Instruments used by Davidson and Crommelin in Sobral, Brazil 1919.
In 1919 when Eddington, Dyson, Davidson and Crommelin completed their experiment they used the enormous astrographic telescopes, such as the one shown above. They basically photographed the position of certain stars as they appeared normally and compared these positions to where they appeared during the solar eclipse.
Image courtesy of Bruns, 2016
The theory behind this is what is now known as Gravitational Lensing. Essentially, the huge gravitational pull of the sun causes the light to bend, which means the location of the stars as we see them on Earth is different to their actual location. During a solar eclipse the sun is blocked out allowing us to see the real position of these stars and measure exactly how much the sun's gravitational pull causes them to deflect.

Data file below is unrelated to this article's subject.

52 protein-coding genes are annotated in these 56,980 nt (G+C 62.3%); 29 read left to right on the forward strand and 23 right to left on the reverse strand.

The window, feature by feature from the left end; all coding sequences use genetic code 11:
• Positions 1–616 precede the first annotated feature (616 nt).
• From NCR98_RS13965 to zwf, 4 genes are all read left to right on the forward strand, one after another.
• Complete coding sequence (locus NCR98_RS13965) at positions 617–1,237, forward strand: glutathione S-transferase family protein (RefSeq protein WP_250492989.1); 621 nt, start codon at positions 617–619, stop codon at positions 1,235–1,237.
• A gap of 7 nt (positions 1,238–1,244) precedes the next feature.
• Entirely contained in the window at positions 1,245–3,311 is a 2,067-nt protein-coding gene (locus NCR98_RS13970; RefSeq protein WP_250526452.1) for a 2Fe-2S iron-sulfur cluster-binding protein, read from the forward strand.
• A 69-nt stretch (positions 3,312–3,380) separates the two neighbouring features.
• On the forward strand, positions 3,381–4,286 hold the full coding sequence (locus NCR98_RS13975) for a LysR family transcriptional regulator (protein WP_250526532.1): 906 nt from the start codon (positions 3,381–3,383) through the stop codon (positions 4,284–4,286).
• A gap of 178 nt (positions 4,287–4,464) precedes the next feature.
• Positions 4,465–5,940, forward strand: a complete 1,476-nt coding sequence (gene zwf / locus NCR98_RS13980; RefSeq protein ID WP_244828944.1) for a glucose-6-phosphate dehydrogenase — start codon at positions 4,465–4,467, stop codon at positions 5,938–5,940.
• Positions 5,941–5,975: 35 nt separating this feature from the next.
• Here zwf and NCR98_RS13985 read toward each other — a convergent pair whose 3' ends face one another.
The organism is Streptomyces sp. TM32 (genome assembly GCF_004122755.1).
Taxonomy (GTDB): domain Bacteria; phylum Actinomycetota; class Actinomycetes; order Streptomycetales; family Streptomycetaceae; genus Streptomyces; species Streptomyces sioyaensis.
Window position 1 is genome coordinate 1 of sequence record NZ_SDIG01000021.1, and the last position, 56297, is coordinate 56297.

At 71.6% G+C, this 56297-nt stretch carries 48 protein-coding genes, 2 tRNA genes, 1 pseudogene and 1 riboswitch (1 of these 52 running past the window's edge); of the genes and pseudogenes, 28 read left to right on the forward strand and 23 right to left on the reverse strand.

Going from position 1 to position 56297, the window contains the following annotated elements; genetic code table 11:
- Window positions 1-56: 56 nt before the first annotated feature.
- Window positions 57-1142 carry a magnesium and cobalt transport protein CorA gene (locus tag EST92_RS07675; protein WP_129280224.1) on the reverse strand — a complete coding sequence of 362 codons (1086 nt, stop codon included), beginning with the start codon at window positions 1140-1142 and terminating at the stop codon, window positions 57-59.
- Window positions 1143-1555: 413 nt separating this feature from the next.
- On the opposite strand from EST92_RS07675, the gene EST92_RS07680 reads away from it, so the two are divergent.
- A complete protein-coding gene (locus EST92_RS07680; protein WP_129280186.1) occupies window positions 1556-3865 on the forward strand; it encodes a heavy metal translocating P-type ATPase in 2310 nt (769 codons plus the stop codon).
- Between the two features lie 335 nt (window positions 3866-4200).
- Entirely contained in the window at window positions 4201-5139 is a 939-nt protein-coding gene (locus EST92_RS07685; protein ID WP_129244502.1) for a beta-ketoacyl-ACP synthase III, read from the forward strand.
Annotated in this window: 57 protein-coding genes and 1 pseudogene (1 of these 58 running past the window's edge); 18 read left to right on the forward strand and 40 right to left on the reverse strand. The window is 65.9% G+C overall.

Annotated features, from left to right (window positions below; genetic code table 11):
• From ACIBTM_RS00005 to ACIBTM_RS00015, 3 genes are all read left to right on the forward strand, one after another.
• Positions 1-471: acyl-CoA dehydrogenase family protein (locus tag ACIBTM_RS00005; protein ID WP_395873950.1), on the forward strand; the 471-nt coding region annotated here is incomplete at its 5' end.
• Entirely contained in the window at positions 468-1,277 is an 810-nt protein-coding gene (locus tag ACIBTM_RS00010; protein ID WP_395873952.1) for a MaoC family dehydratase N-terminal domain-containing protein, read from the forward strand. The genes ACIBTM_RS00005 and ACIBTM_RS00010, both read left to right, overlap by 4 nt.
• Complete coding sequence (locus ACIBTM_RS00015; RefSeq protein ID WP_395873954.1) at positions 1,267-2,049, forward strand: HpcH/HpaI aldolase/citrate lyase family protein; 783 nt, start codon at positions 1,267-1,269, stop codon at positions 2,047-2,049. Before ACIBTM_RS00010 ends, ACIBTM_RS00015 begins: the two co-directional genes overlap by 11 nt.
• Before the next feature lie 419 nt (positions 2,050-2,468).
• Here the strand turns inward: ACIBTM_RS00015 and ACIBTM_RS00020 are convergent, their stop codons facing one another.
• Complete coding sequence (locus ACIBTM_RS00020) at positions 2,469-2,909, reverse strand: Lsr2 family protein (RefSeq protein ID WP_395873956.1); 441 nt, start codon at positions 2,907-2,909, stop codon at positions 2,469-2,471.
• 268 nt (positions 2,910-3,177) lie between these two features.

We shall be re-creating this experiment using both the historical astrographic telescopes as well as more modern technology (specifically the Tele Vue Refractor Telescope). We shall be determining the angle of deflection and comparing to the original value proposed by Newton and the alternative value proposed by Einstein.